Refugee shelters in Germany took on prison-like characteristics in many places during the COVID-19 pandemic and developed into hotspots of dynamic infection events. For many residents, the pandemic significantly worsened their already stressful living conditions. The protest of the residents, however — despite repeated resistance to the lack of infection protection in various shelters — often received little public attention.
As part of the research project “Endangered Lives. Everyday Life and Protest in Refugee Shelters in the Wake of the Corona Pandemic”, Nikolai Huke conducted 16 interviews with residents in German, English, French, and Farsi. The interviews reveal an appalling picture of living conditions in refugee shelters in many respects. The problems described range from racism, inadequate medical care, noise pollution and lack of privacy, to traumatic experiences due to deportations and violence from security forces. In this interview, Huke spoke with Rosa Sabetnia, who is committed to achieving decent housing conditions for refugees. She spoke about her everyday life in the Albert-Einstein-Ring refugee accommodation in Hamburg and her protest experiences during the pandemic.
Can you describe to me how you and your family are accommodated?
We have a room of 18 square metres. Our son is 12 years old and goes to school. In the room there is a refrigerator, food, cupboards, beds and table that we use for writing and dining. That means there is hardly any room for us to move around freely. We eat, we sleep, the child goes to school and all this happens in one room.
For me personally, as for all the other families, this means that we never get any peace and quiet. It is always noisy. There is always something going on, it is always loud. There were between 24 and 28 families living in each floor. There is a common kitchen, a common bathroom, common toilets. Six families share a kitchen, a toilet, but for women there is only a shower at the other end of the hall. There you share the shower with the women from twelve families. These are eternally long corridors with rooms on each side. In the middle is the kitchen and at the end is the toilet and bathroom.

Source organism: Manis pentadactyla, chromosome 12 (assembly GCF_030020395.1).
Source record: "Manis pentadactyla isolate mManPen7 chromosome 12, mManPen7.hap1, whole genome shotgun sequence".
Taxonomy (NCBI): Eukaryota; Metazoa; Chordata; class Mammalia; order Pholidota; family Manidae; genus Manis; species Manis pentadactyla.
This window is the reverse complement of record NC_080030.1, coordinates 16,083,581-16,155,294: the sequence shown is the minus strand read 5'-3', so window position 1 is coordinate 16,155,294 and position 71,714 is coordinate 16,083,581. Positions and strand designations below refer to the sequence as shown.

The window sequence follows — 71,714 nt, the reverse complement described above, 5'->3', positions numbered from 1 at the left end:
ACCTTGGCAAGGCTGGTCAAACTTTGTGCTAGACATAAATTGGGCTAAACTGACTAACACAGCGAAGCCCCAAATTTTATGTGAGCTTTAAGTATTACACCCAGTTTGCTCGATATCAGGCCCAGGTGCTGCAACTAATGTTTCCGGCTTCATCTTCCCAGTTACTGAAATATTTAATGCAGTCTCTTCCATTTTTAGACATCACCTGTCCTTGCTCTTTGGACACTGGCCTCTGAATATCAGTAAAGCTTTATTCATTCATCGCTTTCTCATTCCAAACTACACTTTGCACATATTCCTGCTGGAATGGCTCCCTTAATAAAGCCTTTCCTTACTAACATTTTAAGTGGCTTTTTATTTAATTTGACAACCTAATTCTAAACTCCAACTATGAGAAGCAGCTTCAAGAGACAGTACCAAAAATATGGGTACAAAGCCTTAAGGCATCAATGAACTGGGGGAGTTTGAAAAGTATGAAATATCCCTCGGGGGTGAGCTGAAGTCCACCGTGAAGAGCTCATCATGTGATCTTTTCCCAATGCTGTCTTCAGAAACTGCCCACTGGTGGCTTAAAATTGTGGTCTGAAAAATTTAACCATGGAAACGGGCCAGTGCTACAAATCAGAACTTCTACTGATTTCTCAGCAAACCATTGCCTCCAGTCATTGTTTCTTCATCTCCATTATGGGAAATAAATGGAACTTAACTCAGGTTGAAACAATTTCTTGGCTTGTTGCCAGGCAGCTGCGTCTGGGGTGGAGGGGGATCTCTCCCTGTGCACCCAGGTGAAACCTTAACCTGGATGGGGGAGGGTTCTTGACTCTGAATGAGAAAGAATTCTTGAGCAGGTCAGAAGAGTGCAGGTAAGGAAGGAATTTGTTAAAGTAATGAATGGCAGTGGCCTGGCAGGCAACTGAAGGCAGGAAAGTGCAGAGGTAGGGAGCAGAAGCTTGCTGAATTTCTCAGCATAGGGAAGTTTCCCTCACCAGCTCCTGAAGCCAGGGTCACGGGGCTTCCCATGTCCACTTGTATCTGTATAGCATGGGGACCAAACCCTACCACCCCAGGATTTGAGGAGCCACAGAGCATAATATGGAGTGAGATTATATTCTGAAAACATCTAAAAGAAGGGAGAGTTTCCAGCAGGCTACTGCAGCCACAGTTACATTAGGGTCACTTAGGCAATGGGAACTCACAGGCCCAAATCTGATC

How has the pandemic changed your everyday life?
Since the beginning of the pandemic, there have been certain rules and notices from the health department have been posted everywhere, with rules on social distancing, masks, and hygiene. They were hung in every corridor and on every door. However, the hygienic conditions here have always been miserable, partly because so many people live together. The posted rules of social distancing and hygiene cannot be observed in any way. There is no way to keep distance. We cannot do what is demanded of us, because the conditions make it impossible. For example, there are sometimes 15 people plus children in the kitchen because two families share two hotplates each. If all families cook at the same time, which sometimes happened and children were added, we stood very close together and breathed the same air.
Did the rules have any effect at all?
It was really very, very strange when the rules regarding social distancing, masks and hygiene were introduced. The effect was primarily that we no longer saw our social workers. They came to work, but everything was sealed off with glass panels and keeping a distance. We were not allowed to approach the office. It was all very, very strict. Every time we stood in front of the office we thought: But how can that be? How is it possible? Why only their lives? Why are they protected with social distancing rules and we are not? We really were not allowed to come closer; everything was locked up and we at the same time had to live crumped together. What is that? Does our life mean nothing? Don’t we have the right to protection through hygiene measures and to life?
Were there people in the accommodation who tested positive for COVID?
One day my son came and was very agitated and said: “Mom, there were a lot of people gathered outside the office and they were screaming: Health, corona, corona case. And they're all agitated and standing around.” I said, “Are you sure you’re saying what you’re saying?” “Yes, mom. I am sure.”
I got scared and I went to go there and see it all. There were actually eight people knocking and screaming at the door, but no one answered or said anything. It was a form of protest, so to speak. In the end I did a lot of research to see what was going on, what did these people want? Then they said that a whole family on the third floor had fallen ill with COVID. They wanted to hide it all to avoid a panic. And nobody reacted to it in any way.
The next day we gathered again in front of the office and there was a statement from the camp leader: “Yes, some people are infected with the coronavirus, but they are fine, they do not have a fever, they do not cough. Do not worry!” This information was misleading, we know that anyone with a positive test can be a carrier of the disease. Nevertheless, they have to be quarantined, measures have to be taken. That means he simply lied to us. He did not tell the truth to avoid all this, but also to confuse us a bit, although we all know that everybody reacts individually to COVID. While the diseased were not isolated at all, he tried to downplay the issue. In the end it was said, “The family is in quarantine.” We asked, “What is this quarantine?” They must take a bath. They must go to the toilet. They have to provide themselves with food somehow, because nobody cares, and they have to do it somehow. And it is not a quarantine if they continue to use the common rooms.